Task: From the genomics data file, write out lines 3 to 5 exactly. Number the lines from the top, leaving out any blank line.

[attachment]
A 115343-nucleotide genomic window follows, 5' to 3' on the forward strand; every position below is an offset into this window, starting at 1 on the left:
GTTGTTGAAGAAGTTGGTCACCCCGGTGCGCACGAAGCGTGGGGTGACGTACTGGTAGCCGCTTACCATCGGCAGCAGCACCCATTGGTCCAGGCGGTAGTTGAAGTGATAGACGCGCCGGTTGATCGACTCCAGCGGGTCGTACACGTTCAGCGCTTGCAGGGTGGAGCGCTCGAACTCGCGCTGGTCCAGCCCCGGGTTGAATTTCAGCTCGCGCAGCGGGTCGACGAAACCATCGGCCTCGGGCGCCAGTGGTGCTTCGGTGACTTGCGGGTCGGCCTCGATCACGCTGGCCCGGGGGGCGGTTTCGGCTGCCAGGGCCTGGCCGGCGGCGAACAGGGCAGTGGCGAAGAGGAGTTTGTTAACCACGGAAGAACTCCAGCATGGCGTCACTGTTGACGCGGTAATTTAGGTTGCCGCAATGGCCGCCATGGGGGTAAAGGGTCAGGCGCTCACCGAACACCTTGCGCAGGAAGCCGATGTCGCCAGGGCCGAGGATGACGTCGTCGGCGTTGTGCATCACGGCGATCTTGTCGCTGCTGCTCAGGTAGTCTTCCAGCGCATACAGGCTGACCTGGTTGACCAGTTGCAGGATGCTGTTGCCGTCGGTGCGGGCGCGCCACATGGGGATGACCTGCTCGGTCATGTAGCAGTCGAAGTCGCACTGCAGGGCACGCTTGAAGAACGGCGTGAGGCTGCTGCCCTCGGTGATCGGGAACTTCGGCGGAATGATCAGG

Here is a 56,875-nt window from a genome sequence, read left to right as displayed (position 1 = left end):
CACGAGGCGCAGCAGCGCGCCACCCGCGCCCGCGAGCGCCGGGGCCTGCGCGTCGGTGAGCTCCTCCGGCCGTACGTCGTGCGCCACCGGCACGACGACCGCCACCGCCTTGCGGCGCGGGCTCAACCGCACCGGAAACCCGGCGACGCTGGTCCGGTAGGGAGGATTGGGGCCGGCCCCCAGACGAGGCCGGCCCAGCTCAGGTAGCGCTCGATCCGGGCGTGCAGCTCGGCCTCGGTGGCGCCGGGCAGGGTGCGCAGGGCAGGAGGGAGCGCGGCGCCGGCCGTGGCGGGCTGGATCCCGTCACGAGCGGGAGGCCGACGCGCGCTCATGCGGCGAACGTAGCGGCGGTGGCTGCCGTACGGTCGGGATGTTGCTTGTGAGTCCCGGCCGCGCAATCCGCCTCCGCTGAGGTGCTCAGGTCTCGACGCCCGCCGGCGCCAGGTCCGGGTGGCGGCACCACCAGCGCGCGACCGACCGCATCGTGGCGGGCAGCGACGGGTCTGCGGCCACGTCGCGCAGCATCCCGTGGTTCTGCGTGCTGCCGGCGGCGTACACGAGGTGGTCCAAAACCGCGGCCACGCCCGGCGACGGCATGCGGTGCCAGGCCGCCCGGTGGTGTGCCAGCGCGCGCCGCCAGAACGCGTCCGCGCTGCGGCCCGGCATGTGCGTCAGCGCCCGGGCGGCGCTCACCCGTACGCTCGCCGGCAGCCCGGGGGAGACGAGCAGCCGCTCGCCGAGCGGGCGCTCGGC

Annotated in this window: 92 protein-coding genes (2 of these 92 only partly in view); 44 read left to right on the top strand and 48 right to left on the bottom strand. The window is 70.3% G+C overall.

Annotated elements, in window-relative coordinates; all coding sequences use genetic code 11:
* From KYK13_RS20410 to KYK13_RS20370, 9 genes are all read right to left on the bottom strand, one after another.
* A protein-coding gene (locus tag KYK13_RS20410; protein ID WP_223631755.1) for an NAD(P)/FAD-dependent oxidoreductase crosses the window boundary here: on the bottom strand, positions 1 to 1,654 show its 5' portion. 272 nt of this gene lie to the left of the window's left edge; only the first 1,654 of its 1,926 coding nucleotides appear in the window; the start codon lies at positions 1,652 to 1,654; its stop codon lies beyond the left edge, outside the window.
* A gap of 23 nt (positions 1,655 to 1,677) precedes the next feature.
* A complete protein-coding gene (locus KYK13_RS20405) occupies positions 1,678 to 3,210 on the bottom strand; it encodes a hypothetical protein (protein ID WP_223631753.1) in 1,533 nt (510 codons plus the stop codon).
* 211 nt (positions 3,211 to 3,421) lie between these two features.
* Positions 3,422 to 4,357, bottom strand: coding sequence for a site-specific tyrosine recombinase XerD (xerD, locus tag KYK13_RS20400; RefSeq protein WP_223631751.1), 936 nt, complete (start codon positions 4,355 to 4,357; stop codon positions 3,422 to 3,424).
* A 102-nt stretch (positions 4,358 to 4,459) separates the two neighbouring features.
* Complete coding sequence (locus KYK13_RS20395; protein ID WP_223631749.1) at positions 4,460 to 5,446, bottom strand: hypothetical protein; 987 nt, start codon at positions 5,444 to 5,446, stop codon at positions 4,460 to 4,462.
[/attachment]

Here is a 56,875-nt window from a genome sequence, read left to right as displayed (position 1 = left end):
CACGAGGCGCAGCAGCGCGCCACCCGCGCCCGCGAGCGCCGGGGCCTGCGCGTCGGTGAGCTCCTCCGGCCGTACGTCGTGCGCCACCGGCACGACGACCGCCACCGCCTTGCGGCGCGGGCTCAACCGCACCGGAAACCCGGCGACGCTGGTCCGGTAGGGAGGATTGGGGCCGGCCCCCAGACGAGGCCGGCCCAGCTCAGGTAGCGCTCGATCCGGGCGTGCAGCTCGGCCTCGGTGGCGCCGGGCAGGGTGCGCAGGGCAGGAGGGAGCGCGGCGCCGGCCGTGGCGGGCTGGATCCCGTCACGAGCGGGAGGCCGACGCGCGCTCATGCGGCGAACGTAGCGGCGGTGGCTGCCGTACGGTCGGGATGTTGCTTGTGAGTCCCGGCCGCGCAATCCGCCTCCGCTGAGGTGCTCAGGTCTCGACGCCCGCCGGCGCCAGGTCCGGGTGGCGGCACCACCAGCGCGCGACCGACCGCATCGTGGCGGGCAGCGACGGGTCTGCGGCCACGTCGCGCAGCATCCCGTGGTTCTGCGTGCTGCCGGCGGCGTACACGAGGTGGTCCAAAACCGCGGCCACGCCCGGCGACGGCATGCGGTGCCAGGCCGCCCGGTGGTGTGCCAGCGCGCGCCGCCAGAACGCGTCCGCGCTGCGGCCCGGCATGTGCGTCAGCGCCCGGGCGGCGCTCACCCGTACGCTCGCCGGCAGCCCGGGGGAGACGAGCAGCCGCTCGCCGAGCGGGCGCTCGGC

Annotated in this window: 92 protein-coding genes (2 of these 92 only partly in view); 44 read left to right on the top strand and 48 right to left on the bottom strand. The window is 70.3% G+C overall.